As mentioned previously, genetics play a role in carotenoid absorption. Vegans who rely solely on plant-based foods to convert their beta carotene to retinol may find they have a genetic mutation that can reduce the conversion process, making plant foods an inadequate source of vitamin A. This can result in vitamin A deficiency and necessitate supplementation. (Carnivores who get enough preformed vitamin A may also have this mutation, but it is less consequential since their vitamin A intake doesn’t rely as heavily on this carotenoid conversion process.)
How does vitamin A react with other nutrients?
Too much or too little vitamin A can interfere with the positive effects of vitamin D, increasing risk of fracture. Too much vitamin A can also decrease absorption of another fat-soluble micronutrient, vitamin K.
What happens when you're deficient in vitamin A?
The myth of eating carrots to improve your vision actually has some truth to it.
Low levels of vitamin A can negatively affect your vision. Night blindness, or poor vision in dim lighting, is an early symptom of vitamin A deficiency. Over time, blindness can develop. This is because the photoreceptors in your retina need the retinol form of vitamin A to work properly. A deficiency can also prevent your eyes from becoming dry and damaged, but high doses of retinol over several days can correct the deficiency.
Other symptoms of vitamin A deficiency include fatigue and an increased risk of infection and infertility. Researchers have also found that low levels of vitamin A can affect hemoglobin production and increase the risk of anemia.
Can you take too much vitamin A?
Because vitamin A is a fat-soluble vitamin, excess amounts are stored in the body’s fat tissue. Over time, this can build up and result in dangerous side effects. More than 60,000 cases of vitamin A toxicity are reported each year in the United States. (This is why, while we strive for the RDA on most essential nutrients in our formulation, we include a safe, conservative dose of vitamin A to reduce any risk of oversupplementation.)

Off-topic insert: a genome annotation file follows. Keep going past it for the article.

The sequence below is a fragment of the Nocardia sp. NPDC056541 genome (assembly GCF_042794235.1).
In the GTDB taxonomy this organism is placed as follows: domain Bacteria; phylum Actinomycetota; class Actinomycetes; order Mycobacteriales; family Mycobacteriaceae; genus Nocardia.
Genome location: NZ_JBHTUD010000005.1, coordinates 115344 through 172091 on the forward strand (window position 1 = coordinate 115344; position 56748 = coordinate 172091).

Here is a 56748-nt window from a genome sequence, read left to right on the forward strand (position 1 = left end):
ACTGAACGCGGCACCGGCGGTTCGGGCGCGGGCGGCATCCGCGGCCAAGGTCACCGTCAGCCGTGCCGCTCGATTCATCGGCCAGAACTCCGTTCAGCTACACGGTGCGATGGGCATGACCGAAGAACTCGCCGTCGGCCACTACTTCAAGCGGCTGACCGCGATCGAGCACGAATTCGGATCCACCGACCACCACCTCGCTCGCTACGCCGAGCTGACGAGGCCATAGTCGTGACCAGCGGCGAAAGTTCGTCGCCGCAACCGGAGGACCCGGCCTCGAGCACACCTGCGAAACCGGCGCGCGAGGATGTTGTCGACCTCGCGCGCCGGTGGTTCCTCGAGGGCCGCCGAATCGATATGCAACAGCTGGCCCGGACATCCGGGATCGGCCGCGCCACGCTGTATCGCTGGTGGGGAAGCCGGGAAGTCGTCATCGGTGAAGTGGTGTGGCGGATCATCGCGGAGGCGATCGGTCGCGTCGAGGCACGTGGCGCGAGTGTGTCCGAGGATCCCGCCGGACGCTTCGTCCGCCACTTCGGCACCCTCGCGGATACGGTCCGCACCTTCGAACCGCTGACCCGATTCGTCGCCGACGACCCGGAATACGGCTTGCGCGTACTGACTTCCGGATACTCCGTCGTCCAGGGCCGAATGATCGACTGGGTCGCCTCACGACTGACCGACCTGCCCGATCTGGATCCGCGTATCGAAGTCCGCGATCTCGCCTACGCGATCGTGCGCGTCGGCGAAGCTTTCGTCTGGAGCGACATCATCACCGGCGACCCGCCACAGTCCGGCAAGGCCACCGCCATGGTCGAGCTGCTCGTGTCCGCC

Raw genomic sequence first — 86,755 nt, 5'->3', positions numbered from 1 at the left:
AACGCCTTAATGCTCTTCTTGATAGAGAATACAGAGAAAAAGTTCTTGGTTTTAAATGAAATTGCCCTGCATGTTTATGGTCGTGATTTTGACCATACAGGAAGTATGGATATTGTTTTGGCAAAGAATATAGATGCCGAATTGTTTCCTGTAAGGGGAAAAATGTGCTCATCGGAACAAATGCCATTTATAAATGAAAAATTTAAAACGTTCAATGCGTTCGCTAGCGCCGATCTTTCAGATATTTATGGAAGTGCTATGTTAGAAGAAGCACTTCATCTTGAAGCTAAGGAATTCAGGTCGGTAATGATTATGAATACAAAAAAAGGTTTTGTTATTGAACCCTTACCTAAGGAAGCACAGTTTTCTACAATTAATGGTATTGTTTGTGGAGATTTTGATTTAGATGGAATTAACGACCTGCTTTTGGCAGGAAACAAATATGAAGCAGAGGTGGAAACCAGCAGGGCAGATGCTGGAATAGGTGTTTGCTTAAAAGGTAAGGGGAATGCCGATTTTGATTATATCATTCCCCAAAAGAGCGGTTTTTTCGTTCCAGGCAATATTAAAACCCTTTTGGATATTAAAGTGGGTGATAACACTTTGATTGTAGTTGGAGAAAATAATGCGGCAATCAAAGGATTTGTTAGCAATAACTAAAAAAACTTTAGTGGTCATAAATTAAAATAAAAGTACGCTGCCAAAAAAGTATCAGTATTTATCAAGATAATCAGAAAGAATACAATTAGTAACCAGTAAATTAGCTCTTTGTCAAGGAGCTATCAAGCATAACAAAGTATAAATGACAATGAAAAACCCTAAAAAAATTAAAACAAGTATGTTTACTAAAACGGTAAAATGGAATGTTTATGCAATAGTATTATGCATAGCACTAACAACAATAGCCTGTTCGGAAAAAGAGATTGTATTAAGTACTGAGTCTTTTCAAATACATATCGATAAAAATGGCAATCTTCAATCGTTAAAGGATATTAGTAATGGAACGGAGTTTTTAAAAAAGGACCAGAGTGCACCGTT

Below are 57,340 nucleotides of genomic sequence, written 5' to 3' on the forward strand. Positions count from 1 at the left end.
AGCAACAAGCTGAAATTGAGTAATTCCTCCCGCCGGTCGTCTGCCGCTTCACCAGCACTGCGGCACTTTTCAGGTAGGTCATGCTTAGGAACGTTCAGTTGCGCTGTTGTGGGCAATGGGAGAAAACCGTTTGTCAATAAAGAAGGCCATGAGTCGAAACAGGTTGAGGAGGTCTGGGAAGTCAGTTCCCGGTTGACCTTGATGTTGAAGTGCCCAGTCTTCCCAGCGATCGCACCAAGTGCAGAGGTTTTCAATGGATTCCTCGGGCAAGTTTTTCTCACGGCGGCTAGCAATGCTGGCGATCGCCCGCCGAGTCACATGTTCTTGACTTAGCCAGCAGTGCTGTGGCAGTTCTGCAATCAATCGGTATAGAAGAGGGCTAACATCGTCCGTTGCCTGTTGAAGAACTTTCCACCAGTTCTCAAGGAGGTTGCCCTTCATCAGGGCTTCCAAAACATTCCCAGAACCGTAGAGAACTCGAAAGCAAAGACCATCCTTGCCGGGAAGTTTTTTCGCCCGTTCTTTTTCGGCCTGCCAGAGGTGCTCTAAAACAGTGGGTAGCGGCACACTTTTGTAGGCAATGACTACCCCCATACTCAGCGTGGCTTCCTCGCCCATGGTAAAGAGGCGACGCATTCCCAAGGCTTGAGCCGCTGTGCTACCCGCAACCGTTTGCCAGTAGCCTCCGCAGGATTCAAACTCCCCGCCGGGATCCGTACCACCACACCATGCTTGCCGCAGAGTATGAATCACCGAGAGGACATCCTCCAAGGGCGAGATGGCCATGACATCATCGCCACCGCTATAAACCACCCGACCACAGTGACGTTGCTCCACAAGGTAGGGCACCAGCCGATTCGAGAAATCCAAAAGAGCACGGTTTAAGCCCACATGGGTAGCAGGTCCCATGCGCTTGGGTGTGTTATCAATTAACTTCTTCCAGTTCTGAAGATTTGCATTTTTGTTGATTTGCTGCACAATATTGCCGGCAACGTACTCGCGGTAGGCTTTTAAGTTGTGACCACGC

Overdosing on vitamin A (in dietary or supplement form) can cause nausea, headache, fatigue, and dizziness. If you take excess vitamin A over a long period of time, you may develop dry itchy skin, weight loss, anemia, headache, and enlarged liver and enlarged spleen, and bone and joint pain. However, most people who discontinue the supplement usually see the symptoms gradually decrease and they recover.
Because of the risks associated with vitamin A, it’s also important not to consume additional vitamin A supplements if you’re already taking medication that provides a synthetic form of vitamin A, such as retinoids.
While it’s a crucial nutrient for pregnant women and the growing fetus, vitamin A can cause birth defects when excessive amounts are taken during the first two months of pregnancy. About 1-2% of babies who are born to women who ingested over 10,000 IUs of preformed vitamin A daily were born with defects, including cleft lip or palate, cardiac issues, or central nervous system abnormalities.
How can I get the right amount of vitamin A?
First & Foremost’s dayparted micronutrients provide the right amount of vitamin A — you get the right nutrients at the right time for optimal bioavailability. To reduce the likelihood of vitamin A toxicity, F&F includes a conservative dose that safely bridges the gap between the amount of vitamin A someone receives in their diet and the RDA. F&F also splits the dosage of 95 mcg of beta-carotene (provitamin) and 95 mcg of palmitate (preformed).